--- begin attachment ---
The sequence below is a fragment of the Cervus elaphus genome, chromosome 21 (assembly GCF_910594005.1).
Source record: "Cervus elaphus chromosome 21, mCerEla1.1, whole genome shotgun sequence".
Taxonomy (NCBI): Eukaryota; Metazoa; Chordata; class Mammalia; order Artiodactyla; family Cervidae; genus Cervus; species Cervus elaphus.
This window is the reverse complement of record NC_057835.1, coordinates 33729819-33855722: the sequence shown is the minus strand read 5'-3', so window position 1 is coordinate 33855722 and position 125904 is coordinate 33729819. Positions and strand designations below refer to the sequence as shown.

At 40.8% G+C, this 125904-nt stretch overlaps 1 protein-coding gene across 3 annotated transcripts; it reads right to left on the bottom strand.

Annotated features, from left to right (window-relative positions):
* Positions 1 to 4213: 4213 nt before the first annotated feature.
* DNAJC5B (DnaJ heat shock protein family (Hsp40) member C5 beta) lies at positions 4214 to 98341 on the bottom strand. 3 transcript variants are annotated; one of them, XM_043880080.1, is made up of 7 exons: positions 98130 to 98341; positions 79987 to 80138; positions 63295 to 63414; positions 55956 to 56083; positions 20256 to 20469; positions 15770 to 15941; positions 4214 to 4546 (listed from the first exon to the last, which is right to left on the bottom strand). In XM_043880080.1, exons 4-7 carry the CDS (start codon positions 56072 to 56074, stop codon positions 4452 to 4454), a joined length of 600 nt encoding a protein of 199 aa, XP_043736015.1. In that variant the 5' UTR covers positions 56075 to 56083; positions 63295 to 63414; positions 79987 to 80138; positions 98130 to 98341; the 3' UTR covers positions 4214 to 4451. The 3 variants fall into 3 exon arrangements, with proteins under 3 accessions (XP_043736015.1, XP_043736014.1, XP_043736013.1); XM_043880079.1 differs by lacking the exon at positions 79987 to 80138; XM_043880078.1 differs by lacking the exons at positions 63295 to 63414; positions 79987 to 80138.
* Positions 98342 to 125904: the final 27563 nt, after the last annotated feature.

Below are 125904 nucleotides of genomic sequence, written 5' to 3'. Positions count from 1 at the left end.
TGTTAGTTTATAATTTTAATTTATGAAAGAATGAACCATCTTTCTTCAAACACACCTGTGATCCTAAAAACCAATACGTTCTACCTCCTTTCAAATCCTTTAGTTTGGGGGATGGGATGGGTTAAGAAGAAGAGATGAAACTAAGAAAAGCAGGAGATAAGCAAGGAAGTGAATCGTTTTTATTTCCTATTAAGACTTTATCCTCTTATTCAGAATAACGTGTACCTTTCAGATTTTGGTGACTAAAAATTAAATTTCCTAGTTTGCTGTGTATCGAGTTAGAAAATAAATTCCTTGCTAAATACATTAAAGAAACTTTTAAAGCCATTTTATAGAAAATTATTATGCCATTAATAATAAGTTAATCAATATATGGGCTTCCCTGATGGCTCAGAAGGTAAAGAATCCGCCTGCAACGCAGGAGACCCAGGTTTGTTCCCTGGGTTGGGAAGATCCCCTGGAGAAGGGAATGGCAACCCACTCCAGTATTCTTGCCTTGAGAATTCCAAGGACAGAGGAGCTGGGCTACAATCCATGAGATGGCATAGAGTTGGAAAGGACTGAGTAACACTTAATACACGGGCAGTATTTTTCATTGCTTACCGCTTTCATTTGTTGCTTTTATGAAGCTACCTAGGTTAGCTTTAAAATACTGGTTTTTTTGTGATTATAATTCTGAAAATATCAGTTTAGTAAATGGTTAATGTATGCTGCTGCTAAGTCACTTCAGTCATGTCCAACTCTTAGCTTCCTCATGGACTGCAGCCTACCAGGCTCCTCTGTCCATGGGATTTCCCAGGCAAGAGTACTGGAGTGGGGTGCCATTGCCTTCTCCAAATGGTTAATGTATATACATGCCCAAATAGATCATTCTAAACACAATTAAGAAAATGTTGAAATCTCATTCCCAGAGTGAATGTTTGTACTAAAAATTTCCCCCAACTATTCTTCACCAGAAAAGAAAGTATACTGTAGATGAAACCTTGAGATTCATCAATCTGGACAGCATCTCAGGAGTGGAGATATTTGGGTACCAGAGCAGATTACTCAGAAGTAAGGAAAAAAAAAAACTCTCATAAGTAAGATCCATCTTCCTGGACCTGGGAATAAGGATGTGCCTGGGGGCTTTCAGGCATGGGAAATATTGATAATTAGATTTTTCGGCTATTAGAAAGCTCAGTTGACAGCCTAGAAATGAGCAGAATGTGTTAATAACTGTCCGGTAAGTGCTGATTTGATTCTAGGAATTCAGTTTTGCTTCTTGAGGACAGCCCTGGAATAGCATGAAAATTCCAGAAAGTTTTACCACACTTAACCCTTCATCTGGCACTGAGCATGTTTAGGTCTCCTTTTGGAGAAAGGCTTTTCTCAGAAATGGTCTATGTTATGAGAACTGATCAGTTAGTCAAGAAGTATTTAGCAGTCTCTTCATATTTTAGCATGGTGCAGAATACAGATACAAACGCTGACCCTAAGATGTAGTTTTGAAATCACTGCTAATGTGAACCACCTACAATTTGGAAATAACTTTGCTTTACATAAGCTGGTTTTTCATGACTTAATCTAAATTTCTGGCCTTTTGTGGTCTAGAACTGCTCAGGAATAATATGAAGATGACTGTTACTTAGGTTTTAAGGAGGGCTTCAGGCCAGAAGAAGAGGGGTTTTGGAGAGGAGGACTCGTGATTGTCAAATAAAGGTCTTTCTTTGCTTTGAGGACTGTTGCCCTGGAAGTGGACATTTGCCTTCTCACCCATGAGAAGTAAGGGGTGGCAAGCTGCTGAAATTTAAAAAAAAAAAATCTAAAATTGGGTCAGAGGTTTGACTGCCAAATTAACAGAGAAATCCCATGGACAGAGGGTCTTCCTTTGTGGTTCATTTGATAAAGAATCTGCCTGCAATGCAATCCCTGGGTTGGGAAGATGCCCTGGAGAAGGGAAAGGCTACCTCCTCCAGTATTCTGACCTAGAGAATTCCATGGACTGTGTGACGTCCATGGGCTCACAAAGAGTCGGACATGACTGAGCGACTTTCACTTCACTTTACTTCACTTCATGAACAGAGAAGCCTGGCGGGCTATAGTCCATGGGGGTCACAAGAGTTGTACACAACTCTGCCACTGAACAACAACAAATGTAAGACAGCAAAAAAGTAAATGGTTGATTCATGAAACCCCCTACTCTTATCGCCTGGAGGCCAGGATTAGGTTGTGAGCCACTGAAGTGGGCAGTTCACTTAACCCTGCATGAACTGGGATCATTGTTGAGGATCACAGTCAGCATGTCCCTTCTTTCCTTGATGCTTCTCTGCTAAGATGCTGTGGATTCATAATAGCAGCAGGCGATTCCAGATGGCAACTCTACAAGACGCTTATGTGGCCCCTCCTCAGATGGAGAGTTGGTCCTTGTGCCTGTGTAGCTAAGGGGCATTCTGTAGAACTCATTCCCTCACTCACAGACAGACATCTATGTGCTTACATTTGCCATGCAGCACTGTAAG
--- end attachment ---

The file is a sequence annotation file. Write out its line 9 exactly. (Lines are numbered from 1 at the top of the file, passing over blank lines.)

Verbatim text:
* Positions 98342 to 125904: the final 27563 nt, after the last annotated feature.